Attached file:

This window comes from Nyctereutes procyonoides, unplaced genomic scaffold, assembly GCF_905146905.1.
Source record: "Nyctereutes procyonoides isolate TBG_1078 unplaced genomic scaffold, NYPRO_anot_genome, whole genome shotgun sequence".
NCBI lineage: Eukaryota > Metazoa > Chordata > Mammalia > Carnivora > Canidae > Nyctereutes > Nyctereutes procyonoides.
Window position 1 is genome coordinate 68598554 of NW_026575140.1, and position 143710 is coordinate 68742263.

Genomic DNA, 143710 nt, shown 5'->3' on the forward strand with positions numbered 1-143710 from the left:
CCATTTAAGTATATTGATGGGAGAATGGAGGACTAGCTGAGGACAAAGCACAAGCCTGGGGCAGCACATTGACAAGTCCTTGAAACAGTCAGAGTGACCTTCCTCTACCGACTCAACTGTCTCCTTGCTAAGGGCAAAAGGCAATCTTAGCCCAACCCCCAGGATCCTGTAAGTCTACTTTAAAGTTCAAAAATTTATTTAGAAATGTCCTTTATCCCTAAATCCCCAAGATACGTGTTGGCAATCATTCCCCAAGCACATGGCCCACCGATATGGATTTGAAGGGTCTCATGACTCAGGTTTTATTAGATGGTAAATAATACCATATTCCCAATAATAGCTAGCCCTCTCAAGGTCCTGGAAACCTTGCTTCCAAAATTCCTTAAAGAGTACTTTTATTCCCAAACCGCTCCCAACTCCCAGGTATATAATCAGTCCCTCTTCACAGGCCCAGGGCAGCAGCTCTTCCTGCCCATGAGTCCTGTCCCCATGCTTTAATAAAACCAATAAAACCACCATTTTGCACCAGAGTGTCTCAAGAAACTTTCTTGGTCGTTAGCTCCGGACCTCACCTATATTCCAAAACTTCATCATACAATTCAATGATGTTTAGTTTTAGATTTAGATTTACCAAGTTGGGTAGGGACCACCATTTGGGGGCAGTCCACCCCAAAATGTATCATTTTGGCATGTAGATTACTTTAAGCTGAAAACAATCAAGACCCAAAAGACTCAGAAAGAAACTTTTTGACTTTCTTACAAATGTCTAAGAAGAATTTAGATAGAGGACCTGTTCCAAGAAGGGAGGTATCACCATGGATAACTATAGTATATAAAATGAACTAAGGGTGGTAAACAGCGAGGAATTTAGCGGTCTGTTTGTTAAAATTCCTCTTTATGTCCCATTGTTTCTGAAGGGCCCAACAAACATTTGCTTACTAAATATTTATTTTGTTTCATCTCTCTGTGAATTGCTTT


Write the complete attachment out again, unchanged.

This window comes from Nyctereutes procyonoides, unplaced genomic scaffold, assembly GCF_905146905.1.
Source record: "Nyctereutes procyonoides isolate TBG_1078 unplaced genomic scaffold, NYPRO_anot_genome, whole genome shotgun sequence".
NCBI lineage: Eukaryota > Metazoa > Chordata > Mammalia > Carnivora > Canidae > Nyctereutes > Nyctereutes procyonoides.
Window position 1 is genome coordinate 68598554 of NW_026575140.1, and position 143710 is coordinate 68742263.

Genomic DNA, 143710 nt, shown 5'->3' on the forward strand with positions numbered 1-143710 from the left:
CCATTTAAGTATATTGATGGGAGAATGGAGGACTAGCTGAGGACAAAGCACAAGCCTGGGGCAGCACATTGACAAGTCCTTGAAACAGTCAGAGTGACCTTCCTCTACCGACTCAACTGTCTCCTTGCTAAGGGCAAAAGGCAATCTTAGCCCAACCCCCAGGATCCTGTAAGTCTACTTTAAAGTTCAAAAATTTATTTAGAAATGTCCTTTATCCCTAAATCCCCAAGATACGTGTTGGCAATCATTCCCCAAGCACATGGCCCACCGATATGGATTTGAAGGGTCTCATGACTCAGGTTTTATTAGATGGTAAATAATACCATATTCCCAATAATAGCTAGCCCTCTCAAGGTCCTGGAAACCTTGCTTCCAAAATTCCTTAAAGAGTACTTTTATTCCCAAACCGCTCCCAACTCCCAGGTATATAATCAGTCCCTCTTCACAGGCCCAGGGCAGCAGCTCTTCCTGCCCATGAGTCCTGTCCCCATGCTTTAATAAAACCAATAAAACCACCATTTTGCACCAGAGTGTCTCAAGAAACTTTCTTGGTCGTTAGCTCCGGACCTCACCTATATTCCAAAACTTCATCATACAATTCAATGATGTTTAGTTTTAGATTTAGATTTACCAAGTTGGGTAGGGACCACCATTTGGGGGCAGTCCACCCCAAAATGTATCATTTTGGCATGTAGATTACTTTAAGCTGAAAACAATCAAGACCCAAAAGACTCAGAAAGAAACTTTTTGACTTTCTTACAAATGTCTAAGAAGAATTTAGATAGAGGACCTGTTCCAAGAAGGGAGGTATCACCATGGATAACTATAGTATATAAAATGAACTAAGGGTGGTAAACAGCGAGGAATTTAGCGGTCTGTTTGTTAAAATTCCTCTTTATGTCCCATTGTTTCTGAAGGGCCCAACAAACATTTGCTTACTAAATATTTATTTTGTTTCATCTCTCTGTGAATTGCTTT